People are 42% more likely to achieve their goals simply by writing them down.  Apparently, having your past and current aspirations visible at all times can increase your chances of attaining them. Just by looking at clearly laid-out plans, you are one step closer to executing them. And you have all the necessary data for you to review and draw conclusions in one place – your OKR software. 

Gtmhub will not only let you access all your OKRs, but also send you notifications to remind you to update your goal progress. Don’t worry. We will not let you ‘Set it and Forget it’! Did we mention that updating your progress regularly will definitely lead you to be more focused and accountable to yourself?

2. Tied to metrics

With OKRs you are basically breaking your goals down into smaller, measurable fragments. This way, you are way more likely to stay the course. Specificity and quantifiability allow easier progress tracking and improve motivation. Remember that without metrics goals are just mere wishes!

And have you heard of data-driven OKRs? The Gtmhub software integrates with over 150 systems, so your progress can be automatically updated.  We also provide you with useful reports and beautifully visualized insights that will help you make informed decisions for the future.

3. Specific time frame

Planning a full year ahead can often be overwhelming for both organizations and individuals. And New Year resolutions usually suggest a mapped-out strategy for the whole year. But wouldn’t it be easier if you could just divide the execution time for your plan into smaller actionable chunks? Christina Wodtke (writer, “Radical Focus: Achieving Your Most Important Goals with Objectives and Key Results”) insists that imposing time constraints on objectives is healthier.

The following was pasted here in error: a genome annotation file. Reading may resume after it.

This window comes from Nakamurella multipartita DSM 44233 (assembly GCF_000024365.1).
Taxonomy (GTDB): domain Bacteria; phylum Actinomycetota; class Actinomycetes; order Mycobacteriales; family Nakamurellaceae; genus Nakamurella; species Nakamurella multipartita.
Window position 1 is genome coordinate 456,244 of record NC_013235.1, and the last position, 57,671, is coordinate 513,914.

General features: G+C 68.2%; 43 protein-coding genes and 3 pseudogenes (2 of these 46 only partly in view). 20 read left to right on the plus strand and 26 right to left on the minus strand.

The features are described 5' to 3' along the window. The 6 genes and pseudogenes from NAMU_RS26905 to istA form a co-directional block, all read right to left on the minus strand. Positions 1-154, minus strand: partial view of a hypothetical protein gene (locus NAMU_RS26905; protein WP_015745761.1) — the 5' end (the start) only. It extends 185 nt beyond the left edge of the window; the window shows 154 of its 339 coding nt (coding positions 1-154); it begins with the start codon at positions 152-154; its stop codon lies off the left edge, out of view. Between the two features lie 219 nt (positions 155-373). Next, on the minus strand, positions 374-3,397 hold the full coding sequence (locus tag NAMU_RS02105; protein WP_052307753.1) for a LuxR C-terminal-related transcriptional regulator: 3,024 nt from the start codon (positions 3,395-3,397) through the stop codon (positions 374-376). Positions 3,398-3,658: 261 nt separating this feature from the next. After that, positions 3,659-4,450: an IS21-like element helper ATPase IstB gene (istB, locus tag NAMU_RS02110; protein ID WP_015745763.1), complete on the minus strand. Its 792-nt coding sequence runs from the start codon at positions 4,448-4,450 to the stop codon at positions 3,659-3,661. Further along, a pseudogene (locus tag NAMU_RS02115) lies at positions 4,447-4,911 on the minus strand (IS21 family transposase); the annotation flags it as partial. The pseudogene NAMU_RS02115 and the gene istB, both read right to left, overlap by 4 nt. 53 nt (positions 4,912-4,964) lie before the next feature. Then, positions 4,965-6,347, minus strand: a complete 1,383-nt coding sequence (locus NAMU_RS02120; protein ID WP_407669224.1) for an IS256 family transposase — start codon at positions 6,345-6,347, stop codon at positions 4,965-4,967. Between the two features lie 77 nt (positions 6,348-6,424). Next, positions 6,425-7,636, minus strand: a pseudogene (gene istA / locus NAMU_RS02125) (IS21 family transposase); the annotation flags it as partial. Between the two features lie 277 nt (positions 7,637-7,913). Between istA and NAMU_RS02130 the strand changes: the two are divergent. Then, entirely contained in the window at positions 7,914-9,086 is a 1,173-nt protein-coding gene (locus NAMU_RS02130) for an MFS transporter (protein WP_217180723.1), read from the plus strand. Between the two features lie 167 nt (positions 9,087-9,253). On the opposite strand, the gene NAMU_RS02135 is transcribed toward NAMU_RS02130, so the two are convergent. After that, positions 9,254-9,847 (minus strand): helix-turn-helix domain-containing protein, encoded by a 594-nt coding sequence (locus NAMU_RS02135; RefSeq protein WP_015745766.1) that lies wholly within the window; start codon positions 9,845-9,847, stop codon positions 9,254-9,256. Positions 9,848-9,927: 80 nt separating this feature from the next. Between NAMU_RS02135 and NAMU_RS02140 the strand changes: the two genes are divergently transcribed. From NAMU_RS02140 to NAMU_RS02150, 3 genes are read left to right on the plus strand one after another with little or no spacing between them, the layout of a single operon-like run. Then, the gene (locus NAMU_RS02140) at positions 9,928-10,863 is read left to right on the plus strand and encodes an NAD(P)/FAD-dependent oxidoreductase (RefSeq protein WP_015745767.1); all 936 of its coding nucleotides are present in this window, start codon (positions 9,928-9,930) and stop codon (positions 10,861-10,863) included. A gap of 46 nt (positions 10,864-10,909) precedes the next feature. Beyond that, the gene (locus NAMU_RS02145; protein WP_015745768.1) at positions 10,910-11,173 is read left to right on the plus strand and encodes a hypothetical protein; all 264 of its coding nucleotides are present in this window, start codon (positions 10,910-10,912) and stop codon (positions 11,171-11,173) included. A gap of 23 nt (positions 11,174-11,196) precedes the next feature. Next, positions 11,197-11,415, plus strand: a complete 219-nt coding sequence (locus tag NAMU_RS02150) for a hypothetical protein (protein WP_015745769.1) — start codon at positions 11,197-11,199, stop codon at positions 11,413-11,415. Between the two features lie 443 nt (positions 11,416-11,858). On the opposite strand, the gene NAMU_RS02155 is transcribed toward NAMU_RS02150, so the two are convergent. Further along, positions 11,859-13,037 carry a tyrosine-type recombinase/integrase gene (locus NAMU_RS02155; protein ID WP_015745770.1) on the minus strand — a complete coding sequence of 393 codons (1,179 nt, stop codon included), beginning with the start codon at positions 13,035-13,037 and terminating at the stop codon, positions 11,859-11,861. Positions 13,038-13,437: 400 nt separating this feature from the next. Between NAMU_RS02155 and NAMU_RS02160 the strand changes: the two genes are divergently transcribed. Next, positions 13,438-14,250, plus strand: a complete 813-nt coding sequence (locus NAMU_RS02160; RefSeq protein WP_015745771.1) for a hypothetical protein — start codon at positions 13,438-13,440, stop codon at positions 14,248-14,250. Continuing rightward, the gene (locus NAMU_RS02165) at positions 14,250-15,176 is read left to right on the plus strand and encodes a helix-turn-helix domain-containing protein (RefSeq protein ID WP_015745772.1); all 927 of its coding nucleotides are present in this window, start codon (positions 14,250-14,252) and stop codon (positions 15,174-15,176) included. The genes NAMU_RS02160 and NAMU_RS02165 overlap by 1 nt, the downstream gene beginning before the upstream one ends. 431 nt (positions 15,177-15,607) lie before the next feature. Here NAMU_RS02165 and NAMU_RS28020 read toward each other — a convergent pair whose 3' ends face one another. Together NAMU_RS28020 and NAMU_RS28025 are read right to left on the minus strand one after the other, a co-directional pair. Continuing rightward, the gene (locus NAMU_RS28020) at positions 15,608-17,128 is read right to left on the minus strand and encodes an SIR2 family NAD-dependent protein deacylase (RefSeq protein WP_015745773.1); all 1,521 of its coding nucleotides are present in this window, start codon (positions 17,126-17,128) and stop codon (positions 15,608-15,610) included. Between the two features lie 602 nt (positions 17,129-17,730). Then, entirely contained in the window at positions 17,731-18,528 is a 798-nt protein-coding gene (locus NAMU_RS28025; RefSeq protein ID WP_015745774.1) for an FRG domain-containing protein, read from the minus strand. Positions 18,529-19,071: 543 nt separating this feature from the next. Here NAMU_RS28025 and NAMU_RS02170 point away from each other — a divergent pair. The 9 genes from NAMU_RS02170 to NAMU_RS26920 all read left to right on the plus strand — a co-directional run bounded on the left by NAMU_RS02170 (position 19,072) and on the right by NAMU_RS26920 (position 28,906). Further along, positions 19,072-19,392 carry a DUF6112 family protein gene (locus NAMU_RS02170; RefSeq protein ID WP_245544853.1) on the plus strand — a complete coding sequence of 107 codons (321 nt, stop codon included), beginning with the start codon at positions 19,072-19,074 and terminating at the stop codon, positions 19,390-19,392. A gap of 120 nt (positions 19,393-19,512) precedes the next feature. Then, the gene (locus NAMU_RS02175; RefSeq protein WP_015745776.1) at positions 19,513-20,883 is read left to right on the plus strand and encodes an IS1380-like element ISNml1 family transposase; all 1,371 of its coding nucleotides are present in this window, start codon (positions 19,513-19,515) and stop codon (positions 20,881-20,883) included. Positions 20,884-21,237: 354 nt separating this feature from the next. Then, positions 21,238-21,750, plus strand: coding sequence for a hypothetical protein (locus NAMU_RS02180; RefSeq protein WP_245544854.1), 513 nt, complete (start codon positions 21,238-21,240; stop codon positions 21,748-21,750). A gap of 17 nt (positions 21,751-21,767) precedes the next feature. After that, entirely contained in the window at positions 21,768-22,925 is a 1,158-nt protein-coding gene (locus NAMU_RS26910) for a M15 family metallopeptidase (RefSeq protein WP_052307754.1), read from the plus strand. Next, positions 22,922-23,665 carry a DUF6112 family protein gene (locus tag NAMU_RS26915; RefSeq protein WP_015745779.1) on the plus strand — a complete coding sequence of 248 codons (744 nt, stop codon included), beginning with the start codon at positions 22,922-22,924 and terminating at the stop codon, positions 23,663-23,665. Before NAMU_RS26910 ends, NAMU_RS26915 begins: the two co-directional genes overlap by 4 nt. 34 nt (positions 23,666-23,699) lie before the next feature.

OKRs are usually set and tracked quarterly. 3 months is the perfect timespan – it gives you short and urgency-creating but enough time to accomplish important to-do’s. And what if you want to do both annual and quarterly OKRs –  the Gtmhub software lets you link them and achieve the ultimate alignment.

4. Focus & Transparency

OKRs let you focus on what really matters. You know your main goals and the ways to realize them. Especially in your professional life – whole teams/departments align on specific strategic priorities and the direction is clear. Everyone else in the company also knows what you are doing, and this is what we call transparency. Transparency is essential when you are a big group of people – staying accountable to someone motivates you even more and keeps you more disciplined. What’s more, with your aspirational goals, you don’t know who might see them and get really inspired. 

Transparency is without a doubt more applicable to organizational goals, rather than personal. Still, if you ever decide to show your plans to your truest supporters or ask for advice, you can use  Gtmhub to send them your OKRs directly while chatting over a collab tool.  

Mic drop…

These are just several of our top picks. There are many more. Ditch those non-realistic NY Resolutions and start relying on a methodology, proven to work effectively.  

And if you ever struggle to set up your OKRs, browse our blog and definitely start with the Anatomy of an OKR